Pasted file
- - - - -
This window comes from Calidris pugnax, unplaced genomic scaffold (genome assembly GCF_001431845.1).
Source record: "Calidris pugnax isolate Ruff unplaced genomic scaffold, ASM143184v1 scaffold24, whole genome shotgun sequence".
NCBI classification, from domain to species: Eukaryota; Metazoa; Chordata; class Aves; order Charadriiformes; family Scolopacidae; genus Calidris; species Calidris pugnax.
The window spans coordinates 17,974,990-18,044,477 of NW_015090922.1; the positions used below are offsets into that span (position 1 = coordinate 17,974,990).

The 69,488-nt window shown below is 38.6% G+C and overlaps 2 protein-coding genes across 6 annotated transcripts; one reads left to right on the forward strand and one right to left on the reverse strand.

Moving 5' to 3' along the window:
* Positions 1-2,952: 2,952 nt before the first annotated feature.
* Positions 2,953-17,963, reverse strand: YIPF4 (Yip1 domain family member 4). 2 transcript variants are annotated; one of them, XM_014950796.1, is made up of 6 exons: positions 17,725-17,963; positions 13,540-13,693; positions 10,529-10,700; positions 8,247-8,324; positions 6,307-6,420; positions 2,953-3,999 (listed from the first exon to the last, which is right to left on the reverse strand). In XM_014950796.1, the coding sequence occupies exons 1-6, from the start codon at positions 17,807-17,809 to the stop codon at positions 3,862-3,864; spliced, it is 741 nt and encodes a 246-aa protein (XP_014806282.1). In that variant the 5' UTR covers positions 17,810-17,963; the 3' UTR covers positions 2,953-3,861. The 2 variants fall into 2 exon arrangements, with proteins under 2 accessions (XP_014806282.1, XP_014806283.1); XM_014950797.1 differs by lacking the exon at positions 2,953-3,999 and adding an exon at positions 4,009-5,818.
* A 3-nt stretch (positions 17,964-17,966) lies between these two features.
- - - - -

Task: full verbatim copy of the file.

This window comes from Calidris pugnax, unplaced genomic scaffold (genome assembly GCF_001431845.1).
Source record: "Calidris pugnax isolate Ruff unplaced genomic scaffold, ASM143184v1 scaffold24, whole genome shotgun sequence".
NCBI classification, from domain to species: Eukaryota; Metazoa; Chordata; class Aves; order Charadriiformes; family Scolopacidae; genus Calidris; species Calidris pugnax.
The window spans coordinates 17,974,990-18,044,477 of NW_015090922.1; the positions used below are offsets into that span (position 1 = coordinate 17,974,990).

The 69,488-nt window shown below is 38.6% G+C and overlaps 2 protein-coding genes across 6 annotated transcripts; one reads left to right on the forward strand and one right to left on the reverse strand.

Moving 5' to 3' along the window:
* Positions 1-2,952: 2,952 nt before the first annotated feature.
* Positions 2,953-17,963, reverse strand: YIPF4 (Yip1 domain family member 4). 2 transcript variants are annotated; one of them, XM_014950796.1, is made up of 6 exons: positions 17,725-17,963; positions 13,540-13,693; positions 10,529-10,700; positions 8,247-8,324; positions 6,307-6,420; positions 2,953-3,999 (listed from the first exon to the last, which is right to left on the reverse strand). In XM_014950796.1, the coding sequence occupies exons 1-6, from the start codon at positions 17,807-17,809 to the stop codon at positions 3,862-3,864; spliced, it is 741 nt and encodes a 246-aa protein (XP_014806282.1). In that variant the 5' UTR covers positions 17,810-17,963; the 3' UTR covers positions 2,953-3,861. The 2 variants fall into 2 exon arrangements, with proteins under 2 accessions (XP_014806282.1, XP_014806283.1); XM_014950797.1 differs by lacking the exon at positions 2,953-3,999 and adding an exon at positions 4,009-5,818.
* A 3-nt stretch (positions 17,964-17,966) lies between these two features.